UArizona Inventor of the Year to female innovators: ‘The sky is the limit’

Above: Dr. Sadhana Ravishankar's lab members. Business News | 1 Oct |

The top inventors and entrepreneurs dedicated to commercializing University of Arizona inventions were honored at the eighth annual I-Squared Awards and Expo on Sept. 28.

Tech Launch Arizona, the university office that commercializes inventions stemming from research, hosted the event. Along with honoring top inventors, the evening included an expo where entrepreneurial teams showcased the innovations and startups developed at the UArizona.

Elizabeth “Betsy” Cantwell, UArizona senior vice president for research and innovation, and Tech Launch Arizona Assistant Vice President Douglas Hockstad presented the awards.


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“Great research leads to great, impactful innovation, and that innovation leads to commercializable inventions that create jobs, generate opportunity and improve lives,” Cantwell said. “These awards serve two purposes: They showcase these great stories to honor the recipients’ accomplishments, and they serve as examples to inspire other inventors and community members to lean in and get involved in maximizing the impact of UArizona innovation.”

Hockstad noted that “our doors are always open” and invited anyone who wants to learn more and help create impact from UArizona innovation to contact TLA.

“This work of bringing university inventions to the world needs the support of an ecosystem to succeed,” Hockstad said. “While we start with great inventions, it takes help from experts and resources in the community – investors, entrepreneurs, industry experts, alumni connectors – everyone can have a hand in moving technologies out into the world.”

Inventor of the Year: Sadhana Ravishankar

The Inventor of the Year award honors a UArizona innovator who has demonstrated a significant commitment to commercialization throughout their career, with a focus on activity in the past year. Sadhana Ravishankar is an associate professor in the School of Animal and Comparative Biomedical Sciences in the UArizona College of Agriculture and Life Sciences and a member of the BIO5 Institute. She is developing natural antimicrobial products for the marketplace, and last year worked with TLA to launch a new company, PhytoCentric Solutions, to commercialize the inventions developed in her lab.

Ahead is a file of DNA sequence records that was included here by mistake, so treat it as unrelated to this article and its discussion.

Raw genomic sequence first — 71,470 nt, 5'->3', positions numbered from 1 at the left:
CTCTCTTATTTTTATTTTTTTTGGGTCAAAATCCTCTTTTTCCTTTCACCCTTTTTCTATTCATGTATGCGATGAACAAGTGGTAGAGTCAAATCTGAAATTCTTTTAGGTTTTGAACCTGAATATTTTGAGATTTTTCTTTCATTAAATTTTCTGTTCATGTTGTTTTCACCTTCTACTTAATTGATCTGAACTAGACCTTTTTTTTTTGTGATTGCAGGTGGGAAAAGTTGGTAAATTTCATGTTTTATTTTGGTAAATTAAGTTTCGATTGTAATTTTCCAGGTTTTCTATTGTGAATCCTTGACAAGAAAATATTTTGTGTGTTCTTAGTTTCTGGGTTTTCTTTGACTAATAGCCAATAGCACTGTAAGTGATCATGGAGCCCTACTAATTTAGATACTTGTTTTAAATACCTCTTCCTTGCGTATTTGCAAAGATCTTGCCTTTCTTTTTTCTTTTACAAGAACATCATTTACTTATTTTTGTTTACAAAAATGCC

Ravishankar thanked many who have contributed to her success, including Bibiana Law, PhytoCentric CEO and assistant research scientist in the School of Animal and Comparative Biomedical Sciences; PhytoCentric Chief Strategy Officer Daphne Prusse; Ravishankar’s laboratory staff; and all of her graduate and undergraduate students.

“For a woman entrepreneur to be recognized like this, it makes me feel so empowered, and I hope it serves as a motivation to others,” she said, addressing her next remark to the female researchers and potential inventors in the audience. “Please do not hesitate to pursue your passion. The sky is the limit. Definitely, go for it!”

Startup of the Year: Botanisol Analytics

The Startup of the Year award is given to the company that has had the greatest impact or most significant activity in the past year. Botanisol Analytics was launched to commercialize a laser screener for use in rapidly detecting pathogens including SARS-CoV-2, the virus that causes COVID-19.

Tom Milster, a professor in the James C. Wyant College of Optical Sciences, originally developed the technology Botanisol Analytics integrated into a portable device that can provide results about chemical and biological threats in real time. Law enforcement, military and first responder communities can use the device to protect key personnel and critical infrastructure in the event of a chemical or biological incident. The device, which can be operated by nonmedical personnel, has applications in other industries, as well.

In the past year, the company was recognized by the Intelligence and National Security Alliance and the Office of the Director of National Intelligence. It also received funding from the Air Force Research Laboratory’s Biosurveillance Unit.

“Having finished my Ph.D. at the University of Arizona and now getting to work with Dave Talenfeld, a fellow University of Arizona graduate, at Botanisol, it’s just a thrill to come full circle,” said Botanisol Analytics Director of Business Development Zachary Brooks, who received his doctorate in second language acquisition and teaching through the university’s Graduate Interdisciplinary Programs.

“We’re so thrilled and honored to receive this award,” said Botanisol Analytics CEO Dave Talenfeld.” Our U of A ties run deep.”

Talenfeld received a Master of Business Administration from the UArizona Eller College of Management in 2010. He has two brothers who are also UArizona alumni, and together they hold seven UArizona degrees.

Student Innovator of the Year: Sahand Sabet